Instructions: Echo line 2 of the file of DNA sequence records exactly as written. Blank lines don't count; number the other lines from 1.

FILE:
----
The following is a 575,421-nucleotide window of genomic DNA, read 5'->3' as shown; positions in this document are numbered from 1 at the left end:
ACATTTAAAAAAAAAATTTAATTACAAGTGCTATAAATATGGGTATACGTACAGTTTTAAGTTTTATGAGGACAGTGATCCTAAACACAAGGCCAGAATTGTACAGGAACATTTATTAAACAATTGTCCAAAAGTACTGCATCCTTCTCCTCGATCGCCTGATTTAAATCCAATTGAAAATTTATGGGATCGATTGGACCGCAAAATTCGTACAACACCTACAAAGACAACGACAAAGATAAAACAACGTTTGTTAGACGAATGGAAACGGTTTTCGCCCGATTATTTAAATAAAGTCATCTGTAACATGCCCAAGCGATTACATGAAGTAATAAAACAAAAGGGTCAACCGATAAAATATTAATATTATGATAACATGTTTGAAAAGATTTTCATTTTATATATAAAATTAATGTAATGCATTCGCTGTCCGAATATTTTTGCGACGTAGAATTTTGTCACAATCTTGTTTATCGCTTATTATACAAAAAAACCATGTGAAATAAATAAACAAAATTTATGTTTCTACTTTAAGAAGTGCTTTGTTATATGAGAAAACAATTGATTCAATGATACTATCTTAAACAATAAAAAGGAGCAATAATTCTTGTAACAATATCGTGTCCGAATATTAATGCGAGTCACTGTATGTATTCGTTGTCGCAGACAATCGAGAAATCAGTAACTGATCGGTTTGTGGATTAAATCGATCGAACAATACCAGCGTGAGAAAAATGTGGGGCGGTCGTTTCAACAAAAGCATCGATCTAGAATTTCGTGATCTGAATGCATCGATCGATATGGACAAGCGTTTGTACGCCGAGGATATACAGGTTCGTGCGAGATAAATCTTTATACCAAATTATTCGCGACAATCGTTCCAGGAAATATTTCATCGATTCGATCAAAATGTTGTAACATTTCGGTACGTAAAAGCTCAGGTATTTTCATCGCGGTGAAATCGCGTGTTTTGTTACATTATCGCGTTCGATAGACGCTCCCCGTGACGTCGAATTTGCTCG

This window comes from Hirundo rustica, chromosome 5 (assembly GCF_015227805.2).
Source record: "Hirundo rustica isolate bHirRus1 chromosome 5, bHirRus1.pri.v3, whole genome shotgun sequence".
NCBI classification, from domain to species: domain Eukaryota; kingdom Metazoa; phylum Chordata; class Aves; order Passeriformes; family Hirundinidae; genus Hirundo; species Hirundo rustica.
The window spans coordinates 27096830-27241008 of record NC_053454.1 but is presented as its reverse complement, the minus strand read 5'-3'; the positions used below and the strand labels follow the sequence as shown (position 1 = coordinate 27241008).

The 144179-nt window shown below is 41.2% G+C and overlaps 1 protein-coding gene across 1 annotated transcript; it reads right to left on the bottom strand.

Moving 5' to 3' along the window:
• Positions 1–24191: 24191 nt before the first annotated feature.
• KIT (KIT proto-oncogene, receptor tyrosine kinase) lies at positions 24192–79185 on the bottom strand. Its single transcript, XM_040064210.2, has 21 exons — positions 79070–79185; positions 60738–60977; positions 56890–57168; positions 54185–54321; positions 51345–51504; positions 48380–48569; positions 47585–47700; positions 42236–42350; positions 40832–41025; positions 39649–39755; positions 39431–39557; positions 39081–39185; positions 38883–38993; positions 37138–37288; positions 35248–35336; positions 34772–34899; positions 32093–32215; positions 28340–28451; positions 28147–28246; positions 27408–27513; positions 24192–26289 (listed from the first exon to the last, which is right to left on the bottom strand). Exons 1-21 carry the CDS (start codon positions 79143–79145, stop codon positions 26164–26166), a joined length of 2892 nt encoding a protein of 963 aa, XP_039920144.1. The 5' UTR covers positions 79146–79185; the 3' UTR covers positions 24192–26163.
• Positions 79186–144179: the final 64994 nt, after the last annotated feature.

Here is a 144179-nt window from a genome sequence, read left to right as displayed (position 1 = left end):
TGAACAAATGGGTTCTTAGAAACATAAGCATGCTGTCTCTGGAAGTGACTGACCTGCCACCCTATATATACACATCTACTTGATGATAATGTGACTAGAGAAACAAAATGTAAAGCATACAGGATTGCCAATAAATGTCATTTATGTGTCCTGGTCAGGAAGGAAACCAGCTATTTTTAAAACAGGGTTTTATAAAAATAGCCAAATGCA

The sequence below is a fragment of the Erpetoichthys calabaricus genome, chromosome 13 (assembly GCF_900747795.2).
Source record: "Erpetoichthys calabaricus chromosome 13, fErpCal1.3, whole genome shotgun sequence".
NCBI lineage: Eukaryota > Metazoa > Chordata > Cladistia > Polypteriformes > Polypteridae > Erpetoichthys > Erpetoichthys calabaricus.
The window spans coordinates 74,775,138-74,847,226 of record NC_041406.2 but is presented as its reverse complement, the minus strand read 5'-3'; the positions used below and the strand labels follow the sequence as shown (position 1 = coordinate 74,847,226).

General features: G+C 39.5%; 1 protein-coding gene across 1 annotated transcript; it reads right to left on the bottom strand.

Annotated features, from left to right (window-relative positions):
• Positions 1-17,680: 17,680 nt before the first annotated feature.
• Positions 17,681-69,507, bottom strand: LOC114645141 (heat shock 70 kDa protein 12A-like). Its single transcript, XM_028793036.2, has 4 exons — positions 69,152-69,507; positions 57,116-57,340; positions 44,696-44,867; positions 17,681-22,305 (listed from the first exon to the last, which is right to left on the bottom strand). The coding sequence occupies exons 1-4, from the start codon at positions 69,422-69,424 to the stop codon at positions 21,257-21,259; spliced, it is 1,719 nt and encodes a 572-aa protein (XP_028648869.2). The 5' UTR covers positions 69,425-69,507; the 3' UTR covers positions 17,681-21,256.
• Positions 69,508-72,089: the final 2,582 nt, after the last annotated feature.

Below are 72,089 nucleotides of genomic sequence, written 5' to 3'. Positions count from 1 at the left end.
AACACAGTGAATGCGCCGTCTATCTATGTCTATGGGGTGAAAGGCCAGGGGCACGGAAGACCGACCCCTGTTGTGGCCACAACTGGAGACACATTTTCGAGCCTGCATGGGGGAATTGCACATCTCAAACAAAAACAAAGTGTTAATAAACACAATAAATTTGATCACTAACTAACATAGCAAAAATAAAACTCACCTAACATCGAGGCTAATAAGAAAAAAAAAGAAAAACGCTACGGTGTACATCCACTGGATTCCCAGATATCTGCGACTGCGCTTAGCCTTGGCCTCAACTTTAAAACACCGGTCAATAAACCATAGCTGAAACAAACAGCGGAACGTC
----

ACATTTAAAAAAAAAATTTAATTACAAGTGCTATAAATATGGGTATACGTACAGTTTTAAGTTTTATGAGGACAGTGATCCTAAACACAAGGCCAGAATTGTACAGGAACATTTATTAAACAATTGTCCAAAAGTACTGCATCCTTCTCCTCGATCGCCTGATTTAAATCCAATTGAAAATTTATGGGATCGATTGGACCGCAAAATTCGTACAACACCTACAAAGACAACGACAAAGATAAAACAACGTTTGTTAGACGAATGGAAACGGTTTTCGCCCGATTATTTAAATAAAGTCATCTGTAACATGCCCAAGCGATTACATGAAGTAATAAAACAAAAGGGTCAACCGATAAAATATTAATATTATGATAACATGTTTGAAAAGATTTTCATTTTATATATAAAATTAATGTAATGCATTCGCTGTCCGAATATTTTTGCGACGTAGAATTTTGTCACAATCTTGTTTATCGCTTATTATACAAAAAAACCATGTGAAATAAATAAACAAAATTTATGTTTCTACTTTAAGAAGTGCTTTGTTATATGAGAAAACAATTGATTCAATGATACTATCTTAAACAATAAAAAGGAGCAATAATTCTTGTAACAATATCGTGTCCGAATATTAATGCGAGTCACTGTATGTATTCGTTGTCGCAGACAATCGAGAAATCAGTAACTGATCGGTTTGTGGATTAAATCGATCGAACAATACCAGCGTGAGAAAAATGTGGGGCGGTCGTTTCAACAAAAGCATCGATCTAGAATTTCGTGATCTGAATGCATCGATCGATATGGACAAGCGTTTGTACGCCGAGGATATACAGGTTCGTGCGAGATAAATCTTTATACCAAATTATTCGCGACAATCGTTCCAGGAAATATTTCATCGATTCGATCAAAATGTTGTAACATTTCGGTACGTAAAAGCTCAGGTATTTTCATCGCGGTGAAATCGCGTGTTTTGTTACATTATCGCGTTCGATAGACGCTCCCCGTGACGTCGAATTTGCTCG